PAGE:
Daily Archives: February 23, 2009

Royal seals from the time of Hezekiah

The Israel Antiquities Authority has announced the discovery of several impressive artifacts from Umm Tuba, in the southern hill of Jerusalem. These items include royal seal impressions from the time of Hezekiah, king of Judah (c. 716-687 BC; Schultz, ISBE).

A large building that dates to the time of the First and Second Temples, in which there was an amazing wealth of inscriptions, was discovered in a salvage excavation conducted by Zubair Adawi, on behalf of the Israel Antiquities Authority, in the village of Umm Tuba in southern Jerusalem (between Zur Bahar and the Har Homa quarter), prior to construction work by a private contractor.

Considering the limited area of the excavation and the rural nature of the structure that was revealed, the excavators were surprised to discover in it so many royal seal impressions that date to the reign of Hezekiah, King of Judah (end of the eighth century BCE). Four “LMLK” type impressions were discovered on handles of large jars that were used to store wine and oil in royal administrative centers. These were found together with the seal impressions of two high ranking officials named Ahimelekh ben Amadyahu and Yehokhil ben Shahar, who served in the kingdom’s government. The Yehokhil seal was stamped on one of the LMLK impressions before the jar was fired in a kiln and this is a very rare instance in which two such impressions appear together on a single handle.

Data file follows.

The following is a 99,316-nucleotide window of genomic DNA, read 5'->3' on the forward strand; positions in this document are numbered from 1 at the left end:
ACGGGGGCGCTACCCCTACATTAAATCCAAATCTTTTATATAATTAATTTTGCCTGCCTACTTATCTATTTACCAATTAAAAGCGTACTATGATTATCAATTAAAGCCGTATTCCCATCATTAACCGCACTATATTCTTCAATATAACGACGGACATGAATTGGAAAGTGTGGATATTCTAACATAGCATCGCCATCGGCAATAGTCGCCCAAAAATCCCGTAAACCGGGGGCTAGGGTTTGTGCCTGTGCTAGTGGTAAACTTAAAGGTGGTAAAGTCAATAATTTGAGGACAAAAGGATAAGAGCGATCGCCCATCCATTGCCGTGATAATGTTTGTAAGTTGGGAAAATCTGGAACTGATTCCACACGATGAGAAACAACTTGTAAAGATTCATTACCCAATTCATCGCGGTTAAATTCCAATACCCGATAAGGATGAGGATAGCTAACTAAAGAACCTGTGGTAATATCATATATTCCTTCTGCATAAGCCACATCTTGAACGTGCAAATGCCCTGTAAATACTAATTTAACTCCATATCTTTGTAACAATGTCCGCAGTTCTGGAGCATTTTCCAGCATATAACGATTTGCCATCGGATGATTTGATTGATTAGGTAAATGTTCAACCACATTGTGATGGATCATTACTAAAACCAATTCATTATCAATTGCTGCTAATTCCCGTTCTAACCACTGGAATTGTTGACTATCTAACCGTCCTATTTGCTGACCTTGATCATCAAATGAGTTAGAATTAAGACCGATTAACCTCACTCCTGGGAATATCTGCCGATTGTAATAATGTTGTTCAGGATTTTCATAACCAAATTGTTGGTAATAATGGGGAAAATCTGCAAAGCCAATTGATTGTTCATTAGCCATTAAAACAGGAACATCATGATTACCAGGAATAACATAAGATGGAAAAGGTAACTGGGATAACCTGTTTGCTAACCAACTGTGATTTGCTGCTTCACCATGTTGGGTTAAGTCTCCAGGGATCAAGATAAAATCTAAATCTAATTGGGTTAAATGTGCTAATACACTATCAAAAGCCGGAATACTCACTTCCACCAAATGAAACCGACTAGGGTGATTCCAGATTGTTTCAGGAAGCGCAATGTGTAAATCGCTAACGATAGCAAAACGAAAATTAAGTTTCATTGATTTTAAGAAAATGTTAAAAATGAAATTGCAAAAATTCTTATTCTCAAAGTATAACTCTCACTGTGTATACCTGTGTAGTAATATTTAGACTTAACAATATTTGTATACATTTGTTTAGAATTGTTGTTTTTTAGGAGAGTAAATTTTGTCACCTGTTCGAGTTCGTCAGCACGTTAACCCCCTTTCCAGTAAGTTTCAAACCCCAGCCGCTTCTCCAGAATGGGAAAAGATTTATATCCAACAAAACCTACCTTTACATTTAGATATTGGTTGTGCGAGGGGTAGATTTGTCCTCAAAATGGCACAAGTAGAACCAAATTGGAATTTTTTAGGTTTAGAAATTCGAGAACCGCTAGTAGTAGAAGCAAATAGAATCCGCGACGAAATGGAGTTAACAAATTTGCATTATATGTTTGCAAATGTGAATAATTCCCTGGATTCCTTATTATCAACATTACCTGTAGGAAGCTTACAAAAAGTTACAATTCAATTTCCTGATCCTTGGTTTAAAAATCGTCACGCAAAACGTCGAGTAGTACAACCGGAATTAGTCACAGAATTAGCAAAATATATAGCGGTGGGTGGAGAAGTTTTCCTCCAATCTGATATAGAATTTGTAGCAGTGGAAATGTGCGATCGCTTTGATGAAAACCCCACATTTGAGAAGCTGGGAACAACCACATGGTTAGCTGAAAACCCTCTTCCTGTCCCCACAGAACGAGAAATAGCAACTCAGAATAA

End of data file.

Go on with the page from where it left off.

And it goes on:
Royal seal from the time of Hezekiah. Photo: Mariana Saltzberger, IAA.

Royal seal from the time of Hezekiah. Photo: Mariana Saltzberger, IAA.

The site of this discovery has been identified as Biblical Netofa (English Netophah). Two of David’s “mighty men” (or warriors) were from Netophah.

Zalmon the Ahohite, Maharai the Netophathite, Heleb the son of Baanah the Netophathite, Ittai the son of Ribai of Gibeah of the sons of Benjamin (2 Samuel 23:28-29).

The full press release may be seen at the IAA site at the bottom of the page.  A ZIP file of the seven pictures is available here for those interested.

HT: Joseph Lauer and several bloggers.

The museum at Hierapolis

There is a small, but nice, museum at Pamukkale (ancient Hierapolis, Colosians 4:13). It is housed in a second century Roman bath house. The exhibits indicate a large Roman presence in the area during the second and third century A.D.

The museum has the nicest statue of the “god” Hades that I have seen.

The god Hades in the Pamukkale Museum. Photo by Ferrell Jenkins.

The god Hades in the Pamukkale Museum. Photo by Ferrell Jenkins.

Hades was known in Greek mythology as the lord of death and the god of the underworld or nether world. The term hades is used in the New Testament of the abode of the souls of the wicked prior to the judgment. Note the comments by William Hendriksen.

As to the word “hell,” which here in the original is Gehenna (and so also in [Matthew] 5:22, 29, 30; 18:9; 23;15, 33; Mark 9:43-47; Luke 12:5; James 3:6), it generally refers to the abode of the wicked, body and soul, after the judgment day. When the same abode is called Hades the references is to the time before the judgment day, though Hades also has other meanings in Scripture. (New Testament Commentary: Exposition of the Gospel According to Matthew 472).

The Book of Revelation makes it clear that Jesus has control over both Death and Hades.

When I saw Him, I fell at His feet like a dead man. And He placed His right hand on me, saying, “Do not be afraid; I am the first and the last,  and the living One; and I was dead, and behold, I am alive forevermore, and I have the keys of death and of Hades. (Revelation 1:17-18 NAU; see also 6:8; 20:13, 14)